Disaster and Hardship Relief for Employees: Common Pitfalls and How to Avoid Them


Practice Areas

Dianne Chipps Bailey and Bernard C. Funk
Robinson Bradshaw Publication
Jan. 5, 2017

This article addresses the federal tax-related restrictions on an employer that wishes to sponsor a fund to provide assistance to its employees in the event of disaster or financial hardship. There are several options for employers to provide such disaster and hardship relief to employees. This article focuses on two possibilities: an employer-sponsored private foundation and an employer-facilitated crowdfunding arrangement. This article also discusses third-party charity providers as a possible solution to an employer’s need to provide emergency assistance. Finally, the less practicable options of establishing a public charity or a voluntary employee beneficiary association are briefly discussed but generally not recommended.

Private Foundations

One of the most straight-forward tax-favorable ways for an employer to direct needed aid to employees is through the use of an employer-sponsored private foundation. However, this solution only allows for payments to be made to employees who are victims of certain “qualified disasters.”

Private foundations are subject to special rules under the tax code, including the “self-dealing rule.” The self-dealing rule limits the ability of certain people and entities to improperly benefit from the operations of a private foundation by imposing an excise tax on certain transactions. The excise taxes are incurred both by the person benefiting from the proscribed transaction (the “disqualified person”) and, in certain cases, by the managers of the private foundation.1 Such excise taxes are designed to be onerous. An excise tax of 10 percent of the amount involved is imposed on the disqualified person, and a tax of 5 percent of the amount involved is imposed on any manager of the foundation who knows that the transaction constitutes self-dealing.2 The taxes on the self-dealer and the knowing foundation managers increase to 200 percent and 50 percent of the amount involved, respectively, in the event that the act of self-dealing is not corrected within the taxable period in which it occurs.3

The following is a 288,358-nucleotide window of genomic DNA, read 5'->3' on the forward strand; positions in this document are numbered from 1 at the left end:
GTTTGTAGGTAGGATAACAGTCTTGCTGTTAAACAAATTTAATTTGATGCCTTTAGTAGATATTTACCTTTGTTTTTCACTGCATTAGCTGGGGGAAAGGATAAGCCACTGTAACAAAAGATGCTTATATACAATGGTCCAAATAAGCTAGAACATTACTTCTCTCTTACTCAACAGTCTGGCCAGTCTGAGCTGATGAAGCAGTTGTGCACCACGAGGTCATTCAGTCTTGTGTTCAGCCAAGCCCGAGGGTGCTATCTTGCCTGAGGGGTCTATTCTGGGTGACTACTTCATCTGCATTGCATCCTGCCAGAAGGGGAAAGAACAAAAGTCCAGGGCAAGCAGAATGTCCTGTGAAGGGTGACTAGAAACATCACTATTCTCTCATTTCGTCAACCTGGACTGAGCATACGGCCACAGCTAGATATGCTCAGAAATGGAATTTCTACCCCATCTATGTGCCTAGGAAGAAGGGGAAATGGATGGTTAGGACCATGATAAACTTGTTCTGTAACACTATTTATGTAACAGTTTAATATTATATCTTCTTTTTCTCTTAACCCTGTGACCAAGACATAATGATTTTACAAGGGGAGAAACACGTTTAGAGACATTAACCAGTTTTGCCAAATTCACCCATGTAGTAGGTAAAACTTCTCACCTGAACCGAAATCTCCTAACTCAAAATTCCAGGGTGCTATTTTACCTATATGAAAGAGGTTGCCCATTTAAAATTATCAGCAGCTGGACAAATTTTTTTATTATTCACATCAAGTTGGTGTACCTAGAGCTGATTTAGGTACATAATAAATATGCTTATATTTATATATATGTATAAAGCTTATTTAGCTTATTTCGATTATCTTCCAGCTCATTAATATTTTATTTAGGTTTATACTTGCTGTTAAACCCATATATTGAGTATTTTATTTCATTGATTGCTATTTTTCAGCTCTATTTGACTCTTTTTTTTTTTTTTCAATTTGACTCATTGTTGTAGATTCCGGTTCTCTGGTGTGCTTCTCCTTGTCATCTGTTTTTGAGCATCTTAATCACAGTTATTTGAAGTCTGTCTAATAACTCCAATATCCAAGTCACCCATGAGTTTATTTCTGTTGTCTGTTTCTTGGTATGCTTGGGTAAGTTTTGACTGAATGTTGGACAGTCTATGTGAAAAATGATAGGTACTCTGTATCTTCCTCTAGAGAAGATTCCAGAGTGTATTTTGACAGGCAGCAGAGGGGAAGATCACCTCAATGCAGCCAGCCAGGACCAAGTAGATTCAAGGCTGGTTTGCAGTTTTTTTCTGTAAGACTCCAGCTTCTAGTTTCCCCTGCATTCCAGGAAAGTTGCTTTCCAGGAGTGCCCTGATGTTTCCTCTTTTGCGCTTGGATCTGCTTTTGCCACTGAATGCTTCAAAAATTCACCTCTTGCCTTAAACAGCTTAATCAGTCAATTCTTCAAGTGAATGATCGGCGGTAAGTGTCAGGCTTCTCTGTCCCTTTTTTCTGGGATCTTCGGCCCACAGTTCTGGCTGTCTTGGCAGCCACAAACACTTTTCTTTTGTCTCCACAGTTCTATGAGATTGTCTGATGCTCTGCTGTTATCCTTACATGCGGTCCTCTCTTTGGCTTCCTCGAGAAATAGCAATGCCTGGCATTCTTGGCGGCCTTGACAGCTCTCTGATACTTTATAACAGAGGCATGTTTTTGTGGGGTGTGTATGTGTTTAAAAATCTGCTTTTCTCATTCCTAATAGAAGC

Any direct or indirect transfer or use of income or assets of a private foundation to or for the benefit of a “disqualified person” generally is subject to the self-dealing excise tax.4 The definition of “disqualified person” with respect to any private foundation includes, among others, any person who is a substantial contributor to the foundation, a foundation manager, or an owner of more than 20 percent of a corporation that is a substantial contributor to a foundation.5 A “substantial contributor” to a foundation is any person contributing more than $5,000 to the foundation, if such amount exceeds 2 percent of the total contributions and bequests received by the foundation as determined as of Dec. 31 of each taxable year.6 In general, once a donor is classified as a substantial contributor, this status is retained even if the donor would not be classified as such if the determination were made at a later date.7 Any employer providing any significant amount of funding to an employee disaster and hardship fund is likely a substantial contributor, and therefore a disqualified person for the purposes of the self-dealing rule.